The State Of The City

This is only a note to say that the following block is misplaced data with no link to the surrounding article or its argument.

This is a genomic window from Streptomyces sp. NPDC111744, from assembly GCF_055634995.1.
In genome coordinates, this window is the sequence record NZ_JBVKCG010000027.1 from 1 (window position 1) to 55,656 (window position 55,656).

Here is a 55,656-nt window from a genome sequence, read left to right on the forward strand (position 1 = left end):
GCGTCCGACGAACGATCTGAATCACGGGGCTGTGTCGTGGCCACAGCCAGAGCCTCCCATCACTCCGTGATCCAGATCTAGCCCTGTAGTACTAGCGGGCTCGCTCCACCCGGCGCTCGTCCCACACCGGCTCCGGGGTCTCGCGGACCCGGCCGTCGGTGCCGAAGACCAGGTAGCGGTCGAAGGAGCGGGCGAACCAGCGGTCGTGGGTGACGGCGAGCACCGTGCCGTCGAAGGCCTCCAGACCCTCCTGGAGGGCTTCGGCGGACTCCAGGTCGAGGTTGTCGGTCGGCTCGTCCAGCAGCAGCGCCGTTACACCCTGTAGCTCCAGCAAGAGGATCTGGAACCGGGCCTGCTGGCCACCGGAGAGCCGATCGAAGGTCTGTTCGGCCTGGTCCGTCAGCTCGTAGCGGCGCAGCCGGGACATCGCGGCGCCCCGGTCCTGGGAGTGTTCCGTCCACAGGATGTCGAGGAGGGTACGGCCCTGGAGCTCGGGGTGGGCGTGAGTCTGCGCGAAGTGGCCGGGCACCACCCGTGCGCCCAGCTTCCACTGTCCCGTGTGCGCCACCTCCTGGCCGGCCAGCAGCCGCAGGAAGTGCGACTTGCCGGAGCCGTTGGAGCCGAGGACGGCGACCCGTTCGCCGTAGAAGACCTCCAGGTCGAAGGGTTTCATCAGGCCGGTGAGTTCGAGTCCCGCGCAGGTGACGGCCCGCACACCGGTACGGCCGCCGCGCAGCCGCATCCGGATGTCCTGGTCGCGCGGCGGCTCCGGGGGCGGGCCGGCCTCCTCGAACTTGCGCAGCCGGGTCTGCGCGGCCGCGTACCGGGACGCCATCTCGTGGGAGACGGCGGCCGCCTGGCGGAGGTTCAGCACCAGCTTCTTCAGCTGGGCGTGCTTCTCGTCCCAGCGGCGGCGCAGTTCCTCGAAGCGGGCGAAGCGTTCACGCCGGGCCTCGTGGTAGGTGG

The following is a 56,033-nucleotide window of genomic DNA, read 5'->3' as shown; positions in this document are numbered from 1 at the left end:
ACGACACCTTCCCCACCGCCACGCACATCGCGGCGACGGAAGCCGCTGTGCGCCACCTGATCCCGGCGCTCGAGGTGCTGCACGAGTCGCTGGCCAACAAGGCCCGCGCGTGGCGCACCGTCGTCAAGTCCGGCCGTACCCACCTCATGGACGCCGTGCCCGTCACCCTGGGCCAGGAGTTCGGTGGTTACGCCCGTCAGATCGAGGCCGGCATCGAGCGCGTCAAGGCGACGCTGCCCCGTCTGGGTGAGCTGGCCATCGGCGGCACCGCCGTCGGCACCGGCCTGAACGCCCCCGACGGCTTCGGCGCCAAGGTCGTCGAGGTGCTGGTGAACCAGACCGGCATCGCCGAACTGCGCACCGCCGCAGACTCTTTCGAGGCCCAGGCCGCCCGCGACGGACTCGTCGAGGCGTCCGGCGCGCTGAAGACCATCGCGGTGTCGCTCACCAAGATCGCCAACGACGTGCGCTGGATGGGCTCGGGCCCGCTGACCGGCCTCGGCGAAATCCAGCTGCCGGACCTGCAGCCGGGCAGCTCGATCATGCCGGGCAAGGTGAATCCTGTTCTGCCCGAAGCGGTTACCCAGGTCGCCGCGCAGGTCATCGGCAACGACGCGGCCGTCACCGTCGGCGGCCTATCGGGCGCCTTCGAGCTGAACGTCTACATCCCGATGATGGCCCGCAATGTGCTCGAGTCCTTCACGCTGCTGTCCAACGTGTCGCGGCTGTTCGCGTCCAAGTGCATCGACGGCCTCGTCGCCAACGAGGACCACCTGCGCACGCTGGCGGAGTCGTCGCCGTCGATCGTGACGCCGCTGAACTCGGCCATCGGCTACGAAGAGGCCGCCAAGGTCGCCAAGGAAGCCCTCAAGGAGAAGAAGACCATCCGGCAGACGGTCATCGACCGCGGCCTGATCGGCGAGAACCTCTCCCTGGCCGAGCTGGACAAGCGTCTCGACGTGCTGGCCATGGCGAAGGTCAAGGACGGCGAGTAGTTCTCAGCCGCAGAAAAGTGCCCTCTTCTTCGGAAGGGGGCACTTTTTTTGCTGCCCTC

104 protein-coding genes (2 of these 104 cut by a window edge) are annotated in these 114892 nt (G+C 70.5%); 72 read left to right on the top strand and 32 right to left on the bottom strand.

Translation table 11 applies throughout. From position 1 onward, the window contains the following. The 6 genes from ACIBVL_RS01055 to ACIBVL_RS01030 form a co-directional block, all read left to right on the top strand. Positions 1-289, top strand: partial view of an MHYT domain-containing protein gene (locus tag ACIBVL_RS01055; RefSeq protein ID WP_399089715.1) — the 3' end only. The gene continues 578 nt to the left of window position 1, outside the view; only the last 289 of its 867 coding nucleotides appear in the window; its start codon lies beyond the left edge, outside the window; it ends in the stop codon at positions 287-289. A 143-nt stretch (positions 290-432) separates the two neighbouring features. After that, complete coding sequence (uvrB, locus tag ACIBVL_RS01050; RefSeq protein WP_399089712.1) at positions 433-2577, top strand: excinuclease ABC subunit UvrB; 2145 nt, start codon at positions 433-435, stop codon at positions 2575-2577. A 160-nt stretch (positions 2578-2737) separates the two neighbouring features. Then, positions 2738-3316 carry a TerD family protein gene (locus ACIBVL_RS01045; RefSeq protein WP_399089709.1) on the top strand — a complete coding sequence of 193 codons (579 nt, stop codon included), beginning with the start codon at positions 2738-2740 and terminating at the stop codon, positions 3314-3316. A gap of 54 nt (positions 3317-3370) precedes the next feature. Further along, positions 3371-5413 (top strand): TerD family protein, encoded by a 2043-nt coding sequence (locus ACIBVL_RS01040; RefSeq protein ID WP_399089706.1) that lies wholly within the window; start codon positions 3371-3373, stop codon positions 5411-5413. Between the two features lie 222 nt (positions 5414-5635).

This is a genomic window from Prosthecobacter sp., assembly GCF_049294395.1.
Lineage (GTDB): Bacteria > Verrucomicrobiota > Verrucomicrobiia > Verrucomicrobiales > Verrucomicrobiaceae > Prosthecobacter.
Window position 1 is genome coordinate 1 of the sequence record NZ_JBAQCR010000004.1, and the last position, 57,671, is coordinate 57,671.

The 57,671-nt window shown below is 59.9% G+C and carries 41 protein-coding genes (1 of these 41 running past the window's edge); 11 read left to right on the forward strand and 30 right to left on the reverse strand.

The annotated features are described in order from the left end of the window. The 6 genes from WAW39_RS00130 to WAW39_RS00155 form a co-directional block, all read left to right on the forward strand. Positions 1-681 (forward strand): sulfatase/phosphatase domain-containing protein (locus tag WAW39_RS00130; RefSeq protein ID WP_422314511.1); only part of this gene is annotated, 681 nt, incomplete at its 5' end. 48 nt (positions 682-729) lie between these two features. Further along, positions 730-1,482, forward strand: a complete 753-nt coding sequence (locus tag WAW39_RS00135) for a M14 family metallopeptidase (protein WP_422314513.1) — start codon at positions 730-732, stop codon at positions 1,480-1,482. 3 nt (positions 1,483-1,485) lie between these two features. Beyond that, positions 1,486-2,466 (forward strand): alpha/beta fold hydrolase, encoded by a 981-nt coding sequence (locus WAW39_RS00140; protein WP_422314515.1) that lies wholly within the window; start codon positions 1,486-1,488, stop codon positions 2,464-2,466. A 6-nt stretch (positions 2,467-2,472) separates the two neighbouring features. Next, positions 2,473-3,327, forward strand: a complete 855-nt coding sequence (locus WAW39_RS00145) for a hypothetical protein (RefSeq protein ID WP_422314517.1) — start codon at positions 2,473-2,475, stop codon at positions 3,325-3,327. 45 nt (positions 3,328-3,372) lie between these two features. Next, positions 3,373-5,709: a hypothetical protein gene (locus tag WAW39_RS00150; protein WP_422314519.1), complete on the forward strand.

Good Morning, I’m Annica Colbert….it’s Thursday, January 14th. Mayor Todd Gloria gives his first state of the city address. That story’s next, but first... let’s do the headlines…. San Diego county public health officials reported more than 3200 new coronavirus cases on Wednesday and 54 additional deaths. The state of California today authorized immediate access to COVID-19 vaccines for all residents aged 65 and older, following new guidance from the federal government. The National Association of Chain Drug Stores projects that retail pharmacies can meet demand for 100 million vaccines in one month across the United States when such supply is available. The state will also be rolling out a new system for people to register for notifications regarding vaccine eligibility next week. The San Diego Foundation pledged 3-hundred-thousand dollars in covid-19 relief funding for small businesses in black, latino and asian communities on Wednesday. The will be distributed evenly between three groups…. the san diego black chamber of commerce…. the local initiatives support corporation of san diego…. and the asian business association of san diego. From KPBS, you’re listening to San Diego News Now. Stay with me for more of the local news you need. The Pandemic, Homelessness, Social Equity , Budget deficits and Climate Change were top of mind in San Diego Mayor Todd Gloria’s first ever state of the city address. The speech was jam packed full of proposals for tackling the various issues he laid out. He spoke at a library in San Ysidro, here are some highlights. In terms of the pandemic Gloria said we still have a few more months to go. For San Diego’s Zero traffic deaths goals, he proposed creating pedestrian promenades in HIllcrest and in Downtown. For homelessness, Gloria echoed proposals made by County Supervisor Nathan Fletcher on expanding access to mental health services. Gloria said mental health services should be the first point of contact for homeless individuals. Gloria also discussed law enforcement reform, following a summer of protests for racial justice…. Gloria promised to work closely with the san diego police department. Gloria also committed to building an office of race and equity at city hall with support from council member Monica Montegomery and social justice leaders. Gloria says he’ll be creating a climate equity fund for sustainability projects in vulnerable communities. You can find the full 30 minute version of Todd Gloria’s speech at KPBS’ youtube channel or on our website at KPBS dot org. San Diego’s Democratic congressional representatives were on Capitol hill on wednesday making their cases for or against the Impeachment of Donald Trump. All Democractic congressional representatives voted to impeach, saying Trump must be held accountable for last week’s insurrection at the Capitol. “many of my colleagues have said that it’s time for healing and unity and i agree after four years it is -- but you can not have true unity without accountability. we had a decision to make today whether or not we would stand against this or look the other way." That was 49th District Representative Mike Levin. East County Republican Congressman Darrell Issa cast a no vote. “ The fact is, today we’re trying punish trump for four years of what he did, not for what happened last week.” (0:08) 20 thousand National Guard troops have since been deployed to protect the Capitol ahead of next week’s inauguration ceremony. Congressman Scott Peters has this to say about the security in DC. In San Diego county top state and federal prosecutors warned today that any violence within the county related to inauguration-related protests would result in prosecution. It was a joint Statement from San Diego county district attorney Summer Stephan and US Attorney Robert Brewer. The statement followed an FBI warning that armed protests were being planned at state capitols across the country for inauguration day. Members of the public have been encouraged to report any information related to planned violence. Meanwhile, President Trump released a video on the White House twitter account denouncing any violence or criminal behavior. This week, Uber and Lyft drivers, along with labor unions, filed a lawsuit in the California Supreme Court, challenging the constitutionality of Proposition 22 which allows some gig companies to not give drivers the same benefits as employees. KPBS reporter Max Rivlin-Nadler says delivery drivers here in San Diego are already feeling its impacts. Last month, delivery drivers at a Vons in San Diego were called in for a meeting with managers…These drivers had been working serious hours during the pandemic…. Delivering groceries in refrigerated trucks to older people and people with kids stuck at home… people who didn’t have time to get to the grocery store… The drivers thought maybe they were getting a bonus or a raise after a difficult year….. Instead, they were told their jobs were being eliminated… and that they were going to be replaced by third-party gig workers at the end of February. One of those workers was 27-year-old Matthew, who did not want his full name or his voice used in this story because he’s still employed by Vons, which is owned by Albertsons. Matthew told us he struggled to tell his mom and disabled father for a few days…. That the person who had been supporting the household… will be laid off in the middle of a pandemic. Orly Lobel is a labor law professor at the University of San Diego. ORLY: It’s clearly a monetary incentive. In the end, all of these corporations are acting out of bottom-line cost-cutting and what’s happening is Albertsons has decided that a deal with Grubhub will be more efficient in terms of their liabilities and cost of delivery. She said businesses like grocery stores are now emboldened to use gig workers after the passage of Proposition 22, which was passed by nearly 60% of California voters in November…. After gig economy companies spent over $200 million supporting it. The proposition provided a carveout from several state court rulings and a new state law, that made companies like Uber, Lyft, or Door-Dash hire many of the people that found full-time work through their Apps….. Instead, transportation-based companies are now exempted from having to do that.... Saving them millions of dollars. If they had to fully employ or deem their delivery people employees, all of them,it would increase costs in such a way that they would maybe fold and leave California. That was their claim. But Albertsons contends Prop 22 had nothing to do with the changes it had made to its business model. In a statement, it told KPBS that the decision would allow the company “To compete in the growing home delivery market more effectively.” LOBEL thinks it’s irrelevant whether Albertson’s chalks up the change to prop 22, because the whole industry is now embracing the model. ORLY:With delivery there is an efficiency argument that we’ve seen with companies like Instacart and Grubhub where the same person who’s working this gig is serving both restaurants and delivering from grocery stores, and in this way, they can divide their hours and times and human energy into many more tasks they’re filling throughout the day. Advocates for Prop 22 say for delivery and transportation services, it provides flexibility for workers who might not be looking for a full-time job…. Or want to make their own schedules But union leaders like the United Food and Commercial Workers Local 135 Chief Todd Walters thinks this will just lead to the erasure of good-paying jobs… Every employer in the state of California is looking at this and drooling over this because these app-based drivers, the companies are not paying unemployment, disability, social security, they’re not paying the taxes. The independent contractor pays for that. You look right now how much we depend on unemployment and state disability because of COVID, imagine the more companies that go independent contractors, those social networks are going to get hit really hard. Matthew, the Vons driver, was making $18/hour after over two years on the job…. Vons did offer to reassign him… to a fulfillment center in Irvine. He says he won’t be taking them up on that and couldn’t understand why the company was letting him go, at a time when its profits have been shooting up. He says with thirteen deliveries a day, he hasn’t had time to think about what he’ll do when he becomes unemployed….. When the country will still be in the midst of a financially punishing pandemic. Max Rivlin-Nadler, KPBS News Coming up....a few weeks ago KPBS brought you the data of coronavirus community outbreaks per zip code. What happened with that data and what’s to come, that’s next just after this break…. About a month ago, KPBS brought you the story about where COVID-19 outbreaks have occurred, with a breakdown per zip code and establishment. That information was not available to the public until KPBS published it. A lot has changed in a month and joining me now to talk about that story and what happens next is KPBS investigative reporter Claire Trageser. Claire, welcome to the podcast….. …..I’ve been speaking with KPBS Investigative Reporter Claire Traegeser. That’s it for the podcast today. Be sure to catch KPBS Midday Edition At Noon on KPBS radio, or watch KPBS Evening Edition at 5 O’clock on KPBS Television. As always you can find more San Diego news online at KPBS dot org. I’m Annica Colbert. Thanks for listening and have a great day.